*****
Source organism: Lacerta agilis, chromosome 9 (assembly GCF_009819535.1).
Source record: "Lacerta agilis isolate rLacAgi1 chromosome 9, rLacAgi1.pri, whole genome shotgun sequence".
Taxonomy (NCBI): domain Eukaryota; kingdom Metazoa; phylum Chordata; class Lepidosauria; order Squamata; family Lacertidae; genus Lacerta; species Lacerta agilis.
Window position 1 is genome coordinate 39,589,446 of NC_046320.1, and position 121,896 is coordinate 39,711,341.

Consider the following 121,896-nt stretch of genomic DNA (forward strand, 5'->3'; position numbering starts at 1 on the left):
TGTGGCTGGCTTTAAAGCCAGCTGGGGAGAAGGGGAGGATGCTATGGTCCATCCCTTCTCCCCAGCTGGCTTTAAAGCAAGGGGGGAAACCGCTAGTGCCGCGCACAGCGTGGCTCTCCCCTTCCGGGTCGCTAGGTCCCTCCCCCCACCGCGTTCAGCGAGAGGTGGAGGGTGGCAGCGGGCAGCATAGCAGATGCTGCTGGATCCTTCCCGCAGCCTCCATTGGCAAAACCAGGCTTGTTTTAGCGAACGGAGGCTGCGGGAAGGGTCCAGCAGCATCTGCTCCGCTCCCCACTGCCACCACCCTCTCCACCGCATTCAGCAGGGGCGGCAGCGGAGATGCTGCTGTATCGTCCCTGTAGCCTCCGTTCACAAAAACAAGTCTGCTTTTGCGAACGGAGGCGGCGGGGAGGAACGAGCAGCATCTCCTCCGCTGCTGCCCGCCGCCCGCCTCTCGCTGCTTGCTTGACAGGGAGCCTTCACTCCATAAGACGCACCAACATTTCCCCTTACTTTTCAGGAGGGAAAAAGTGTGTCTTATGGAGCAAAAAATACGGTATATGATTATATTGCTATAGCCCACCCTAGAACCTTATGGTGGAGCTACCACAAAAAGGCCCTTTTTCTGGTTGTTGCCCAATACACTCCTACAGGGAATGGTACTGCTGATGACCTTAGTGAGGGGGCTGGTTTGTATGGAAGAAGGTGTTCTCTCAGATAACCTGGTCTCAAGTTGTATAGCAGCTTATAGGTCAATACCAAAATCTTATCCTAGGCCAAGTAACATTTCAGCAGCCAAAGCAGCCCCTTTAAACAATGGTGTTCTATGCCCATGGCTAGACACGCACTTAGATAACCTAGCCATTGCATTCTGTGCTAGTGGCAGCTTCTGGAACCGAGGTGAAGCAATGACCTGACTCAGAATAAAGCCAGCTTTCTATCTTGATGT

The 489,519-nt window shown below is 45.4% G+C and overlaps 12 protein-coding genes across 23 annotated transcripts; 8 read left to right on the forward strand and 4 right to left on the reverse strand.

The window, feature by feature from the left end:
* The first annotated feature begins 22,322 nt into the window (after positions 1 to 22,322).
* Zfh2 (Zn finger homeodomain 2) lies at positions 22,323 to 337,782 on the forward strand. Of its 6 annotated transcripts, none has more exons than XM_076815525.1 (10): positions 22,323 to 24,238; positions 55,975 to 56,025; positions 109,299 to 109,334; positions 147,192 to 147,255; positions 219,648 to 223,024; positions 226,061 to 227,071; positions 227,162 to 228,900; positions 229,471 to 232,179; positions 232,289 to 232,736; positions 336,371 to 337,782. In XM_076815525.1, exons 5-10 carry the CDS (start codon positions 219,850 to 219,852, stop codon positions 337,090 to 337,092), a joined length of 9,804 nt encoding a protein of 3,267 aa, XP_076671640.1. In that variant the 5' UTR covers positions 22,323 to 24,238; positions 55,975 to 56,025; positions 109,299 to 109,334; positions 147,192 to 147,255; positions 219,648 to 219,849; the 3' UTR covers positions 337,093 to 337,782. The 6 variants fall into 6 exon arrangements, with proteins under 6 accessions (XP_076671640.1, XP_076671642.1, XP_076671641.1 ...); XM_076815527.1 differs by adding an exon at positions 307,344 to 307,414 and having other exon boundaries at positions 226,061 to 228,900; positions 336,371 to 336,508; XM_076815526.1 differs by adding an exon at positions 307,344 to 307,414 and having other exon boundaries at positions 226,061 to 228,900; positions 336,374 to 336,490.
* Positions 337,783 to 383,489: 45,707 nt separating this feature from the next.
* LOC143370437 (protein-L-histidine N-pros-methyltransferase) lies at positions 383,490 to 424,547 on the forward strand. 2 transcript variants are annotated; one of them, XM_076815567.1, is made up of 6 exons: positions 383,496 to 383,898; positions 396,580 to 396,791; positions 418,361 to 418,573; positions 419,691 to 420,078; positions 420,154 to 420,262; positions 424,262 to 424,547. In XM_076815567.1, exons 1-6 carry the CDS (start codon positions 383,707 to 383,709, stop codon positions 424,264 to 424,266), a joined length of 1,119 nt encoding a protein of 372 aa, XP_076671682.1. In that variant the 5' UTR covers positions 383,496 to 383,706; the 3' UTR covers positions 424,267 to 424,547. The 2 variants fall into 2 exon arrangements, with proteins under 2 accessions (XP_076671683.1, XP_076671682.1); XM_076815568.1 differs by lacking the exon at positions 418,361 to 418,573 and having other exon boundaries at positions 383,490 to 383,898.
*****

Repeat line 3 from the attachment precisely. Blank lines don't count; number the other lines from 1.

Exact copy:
Taxonomy (NCBI): domain Eukaryota; kingdom Metazoa; phylum Chordata; class Lepidosauria; order Squamata; family Lacertidae; genus Lacerta; species Lacerta agilis.